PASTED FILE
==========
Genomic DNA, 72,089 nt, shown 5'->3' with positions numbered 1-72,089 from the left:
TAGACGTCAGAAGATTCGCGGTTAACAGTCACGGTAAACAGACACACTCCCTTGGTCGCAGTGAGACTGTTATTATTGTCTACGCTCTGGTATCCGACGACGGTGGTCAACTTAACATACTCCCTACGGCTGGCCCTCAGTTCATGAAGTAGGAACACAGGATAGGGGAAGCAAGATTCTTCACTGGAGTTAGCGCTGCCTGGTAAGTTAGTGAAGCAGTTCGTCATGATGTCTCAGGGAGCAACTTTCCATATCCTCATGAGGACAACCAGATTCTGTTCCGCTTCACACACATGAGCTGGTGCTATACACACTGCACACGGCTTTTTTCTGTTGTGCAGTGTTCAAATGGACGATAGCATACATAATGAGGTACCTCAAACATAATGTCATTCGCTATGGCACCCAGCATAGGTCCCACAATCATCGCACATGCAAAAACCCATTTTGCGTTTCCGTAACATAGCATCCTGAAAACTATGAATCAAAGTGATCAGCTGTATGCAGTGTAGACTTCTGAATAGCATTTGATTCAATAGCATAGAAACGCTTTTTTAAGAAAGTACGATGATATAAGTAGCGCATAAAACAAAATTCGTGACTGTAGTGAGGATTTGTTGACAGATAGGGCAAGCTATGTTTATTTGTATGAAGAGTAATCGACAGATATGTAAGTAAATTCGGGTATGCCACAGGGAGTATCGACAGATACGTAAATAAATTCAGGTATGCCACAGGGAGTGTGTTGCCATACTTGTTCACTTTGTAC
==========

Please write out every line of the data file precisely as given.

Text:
Genomic DNA, 72,089 nt, shown 5'->3' with positions numbered 1-72,089 from the left:
TAGACGTCAGAAGATTCGCGGTTAACAGTCACGGTAAACAGACACACTCCCTTGGTCGCAGTGAGACTGTTATTATTGTCTACGCTCTGGTATCCGACGACGGTGGTCAACTTAACATACTCCCTACGGCTGGCCCTCAGTTCATGAAGTAGGAACACAGGATAGGGGAAGCAAGATTCTTCACTGGAGTTAGCGCTGCCTGGTAAGTTAGTGAAGCAGTTCGTCATGATGTCTCAGGGAGCAACTTTCCATATCCTCATGAGGACAACCAGATTCTGTTCCGCTTCACACACATGAGCTGGTGCTATACACACTGCACACGGCTTTTTTCTGTTGTGCAGTGTTCAAATGGACGATAGCATACATAATGAGGTACCTCAAACATAATGTCATTCGCTATGGCACCCAGCATAGGTCCCACAATCATCGCACATGCAAAAACCCATTTTGCGTTTCCGTAACATAGCATCCTGAAAACTATGAATCAAAGTGATCAGCTGTATGCAGTGTAGACTTCTGAATAGCATTTGATTCAATAGCATAGAAACGCTTTTTTAAGAAAGTACGATGATATAAGTAGCGCATAAAACAAAATTCGTGACTGTAGTGAGGATTTGTTGACAGATAGGGCAAGCTATGTTTATTTGTATGAAGAGTAATCGACAGATATGTAAGTAAATTCGGGTATGCCACAGGGAGTATCGACAGATACGTAAATAAATTCAGGTATGCCACAGGGAGTGTGTTGCCATACTTGTTCACTTTGTAC